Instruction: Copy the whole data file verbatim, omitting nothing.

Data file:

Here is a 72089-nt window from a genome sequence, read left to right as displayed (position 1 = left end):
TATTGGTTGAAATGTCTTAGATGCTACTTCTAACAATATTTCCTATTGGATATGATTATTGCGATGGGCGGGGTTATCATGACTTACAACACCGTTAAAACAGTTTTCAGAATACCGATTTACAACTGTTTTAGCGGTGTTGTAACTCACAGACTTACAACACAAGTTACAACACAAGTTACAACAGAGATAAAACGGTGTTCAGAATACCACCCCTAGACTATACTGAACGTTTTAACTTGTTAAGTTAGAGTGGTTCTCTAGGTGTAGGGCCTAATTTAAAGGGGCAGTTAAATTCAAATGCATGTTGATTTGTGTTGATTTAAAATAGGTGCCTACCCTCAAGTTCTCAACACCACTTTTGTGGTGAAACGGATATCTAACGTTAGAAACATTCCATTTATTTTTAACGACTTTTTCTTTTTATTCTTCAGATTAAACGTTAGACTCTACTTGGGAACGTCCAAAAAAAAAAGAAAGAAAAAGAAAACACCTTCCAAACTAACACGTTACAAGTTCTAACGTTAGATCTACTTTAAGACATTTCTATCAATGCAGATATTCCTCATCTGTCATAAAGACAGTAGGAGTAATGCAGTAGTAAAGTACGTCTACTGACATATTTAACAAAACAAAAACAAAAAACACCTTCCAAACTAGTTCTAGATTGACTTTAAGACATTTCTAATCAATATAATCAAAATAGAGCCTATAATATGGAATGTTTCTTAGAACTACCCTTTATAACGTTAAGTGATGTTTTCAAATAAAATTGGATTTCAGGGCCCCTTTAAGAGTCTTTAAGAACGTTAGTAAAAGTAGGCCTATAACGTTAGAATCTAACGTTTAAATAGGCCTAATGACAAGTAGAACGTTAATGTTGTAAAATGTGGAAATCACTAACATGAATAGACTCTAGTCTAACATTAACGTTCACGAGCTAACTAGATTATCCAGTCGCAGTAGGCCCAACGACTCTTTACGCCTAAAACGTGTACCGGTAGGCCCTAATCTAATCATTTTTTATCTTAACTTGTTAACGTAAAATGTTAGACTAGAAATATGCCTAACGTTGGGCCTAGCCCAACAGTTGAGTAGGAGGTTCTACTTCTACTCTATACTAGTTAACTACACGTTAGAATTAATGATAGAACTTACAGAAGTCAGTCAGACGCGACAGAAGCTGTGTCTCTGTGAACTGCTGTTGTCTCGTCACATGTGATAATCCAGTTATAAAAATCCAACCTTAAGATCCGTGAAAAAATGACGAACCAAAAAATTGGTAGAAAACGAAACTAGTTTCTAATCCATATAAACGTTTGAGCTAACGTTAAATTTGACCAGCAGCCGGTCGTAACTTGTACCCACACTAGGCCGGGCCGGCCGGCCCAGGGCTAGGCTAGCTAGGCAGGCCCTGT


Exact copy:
Here is a 72089-nt window from a genome sequence, read left to right as displayed (position 1 = left end):
TATTGGTTGAAATGTCTTAGATGCTACTTCTAACAATATTTCCTATTGGATATGATTATTGCGATGGGCGGGGTTATCATGACTTACAACACCGTTAAAACAGTTTTCAGAATACCGATTTACAACTGTTTTAGCGGTGTTGTAACTCACAGACTTACAACACAAGTTACAACACAAGTTACAACAGAGATAAAACGGTGTTCAGAATACCACCCCTAGACTATACTGAACGTTTTAACTTGTTAAGTTAGAGTGGTTCTCTAGGTGTAGGGCCTAATTTAAAGGGGCAGTTAAATTCAAATGCATGTTGATTTGTGTTGATTTAAAATAGGTGCCTACCCTCAAGTTCTCAACACCACTTTTGTGGTGAAACGGATATCTAACGTTAGAAACATTCCATTTATTTTTAACGACTTTTTCTTTTTATTCTTCAGATTAAACGTTAGACTCTACTTGGGAACGTCCAAAAAAAAAAGAAAGAAAAAGAAAACACCTTCCAAACTAACACGTTACAAGTTCTAACGTTAGATCTACTTTAAGACATTTCTATCAATGCAGATATTCCTCATCTGTCATAAAGACAGTAGGAGTAATGCAGTAGTAAAGTACGTCTACTGACATATTTAACAAAACAAAAACAAAAAACACCTTCCAAACTAGTTCTAGATTGACTTTAAGACATTTCTAATCAATATAATCAAAATAGAGCCTATAATATGGAATGTTTCTTAGAACTACCCTTTATAACGTTAAGTGATGTTTTCAAATAAAATTGGATTTCAGGGCCCCTTTAAGAGTCTTTAAGAACGTTAGTAAAAGTAGGCCTATAACGTTAGAATCTAACGTTTAAATAGGCCTAATGACAAGTAGAACGTTAATGTTGTAAAATGTGGAAATCACTAACATGAATAGACTCTAGTCTAACATTAACGTTCACGAGCTAACTAGATTATCCAGTCGCAGTAGGCCCAACGACTCTTTACGCCTAAAACGTGTACCGGTAGGCCCTAATCTAATCATTTTTTATCTTAACTTGTTAACGTAAAATGTTAGACTAGAAATATGCCTAACGTTGGGCCTAGCCCAACAGTTGAGTAGGAGGTTCTACTTCTACTCTATACTAGTTAACTACACGTTAGAATTAATGATAGAACTTACAGAAGTCAGTCAGACGCGACAGAAGCTGTGTCTCTGTGAACTGCTGTTGTCTCGTCACATGTGATAATCCAGTTATAAAAATCCAACCTTAAGATCCGTGAAAAAATGACGAACCAAAAAATTGGTAGAAAACGAAACTAGTTTCTAATCCATATAAACGTTTGAGCTAACGTTAAATTTGACCAGCAGCCGGTCGTAACTTGTACCCACACTAGGCCGGGCCGGCCGGCCCAGGGCTAGGCTAGCTAGGCAGGCCCTGT